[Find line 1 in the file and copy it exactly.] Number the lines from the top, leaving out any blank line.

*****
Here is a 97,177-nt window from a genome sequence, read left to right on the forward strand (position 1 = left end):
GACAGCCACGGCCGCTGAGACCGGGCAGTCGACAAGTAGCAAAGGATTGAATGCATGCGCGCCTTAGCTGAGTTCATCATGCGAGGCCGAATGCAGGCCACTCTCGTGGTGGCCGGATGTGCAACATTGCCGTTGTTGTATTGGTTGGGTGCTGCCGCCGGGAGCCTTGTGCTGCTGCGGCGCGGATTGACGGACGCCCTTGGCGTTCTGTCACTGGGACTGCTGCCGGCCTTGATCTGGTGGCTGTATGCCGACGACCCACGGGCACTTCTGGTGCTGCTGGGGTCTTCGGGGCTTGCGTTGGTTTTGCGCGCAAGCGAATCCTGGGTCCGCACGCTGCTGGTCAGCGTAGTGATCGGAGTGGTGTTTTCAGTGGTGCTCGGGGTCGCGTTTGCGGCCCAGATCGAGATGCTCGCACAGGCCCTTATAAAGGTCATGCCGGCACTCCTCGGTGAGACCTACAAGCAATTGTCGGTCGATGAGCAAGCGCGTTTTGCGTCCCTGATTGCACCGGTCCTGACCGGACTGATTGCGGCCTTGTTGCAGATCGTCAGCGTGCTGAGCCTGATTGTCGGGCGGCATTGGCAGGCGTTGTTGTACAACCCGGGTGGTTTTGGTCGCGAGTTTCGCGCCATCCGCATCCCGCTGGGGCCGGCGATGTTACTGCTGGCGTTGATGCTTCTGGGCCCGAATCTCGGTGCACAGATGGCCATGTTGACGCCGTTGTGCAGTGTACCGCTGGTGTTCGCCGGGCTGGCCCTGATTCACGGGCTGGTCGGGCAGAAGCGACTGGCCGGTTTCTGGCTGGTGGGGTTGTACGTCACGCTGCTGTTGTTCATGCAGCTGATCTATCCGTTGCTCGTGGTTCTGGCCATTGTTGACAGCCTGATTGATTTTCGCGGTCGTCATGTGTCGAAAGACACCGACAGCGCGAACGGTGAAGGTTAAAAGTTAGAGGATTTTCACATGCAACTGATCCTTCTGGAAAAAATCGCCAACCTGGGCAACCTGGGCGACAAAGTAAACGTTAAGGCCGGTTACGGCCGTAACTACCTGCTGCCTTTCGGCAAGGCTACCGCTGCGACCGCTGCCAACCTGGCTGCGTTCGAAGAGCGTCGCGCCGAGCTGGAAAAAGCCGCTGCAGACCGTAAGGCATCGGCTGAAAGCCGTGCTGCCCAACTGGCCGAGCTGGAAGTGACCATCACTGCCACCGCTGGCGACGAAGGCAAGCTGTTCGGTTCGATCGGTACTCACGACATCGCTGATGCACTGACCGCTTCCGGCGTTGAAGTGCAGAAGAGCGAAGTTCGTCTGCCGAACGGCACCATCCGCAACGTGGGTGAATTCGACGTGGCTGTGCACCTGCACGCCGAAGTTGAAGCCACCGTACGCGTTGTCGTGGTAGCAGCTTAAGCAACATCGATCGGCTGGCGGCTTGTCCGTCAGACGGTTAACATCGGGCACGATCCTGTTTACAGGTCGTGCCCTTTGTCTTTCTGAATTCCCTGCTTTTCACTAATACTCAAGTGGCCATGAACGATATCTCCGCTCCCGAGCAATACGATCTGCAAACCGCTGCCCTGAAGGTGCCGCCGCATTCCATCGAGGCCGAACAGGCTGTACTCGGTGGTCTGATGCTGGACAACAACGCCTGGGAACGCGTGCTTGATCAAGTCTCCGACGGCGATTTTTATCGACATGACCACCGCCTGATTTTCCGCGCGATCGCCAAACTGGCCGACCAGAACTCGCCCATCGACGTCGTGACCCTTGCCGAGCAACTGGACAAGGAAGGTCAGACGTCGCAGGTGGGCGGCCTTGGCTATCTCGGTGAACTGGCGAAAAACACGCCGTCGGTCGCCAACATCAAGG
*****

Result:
Here is a 97,177-nt window from a genome sequence, read left to right on the forward strand (position 1 = left end):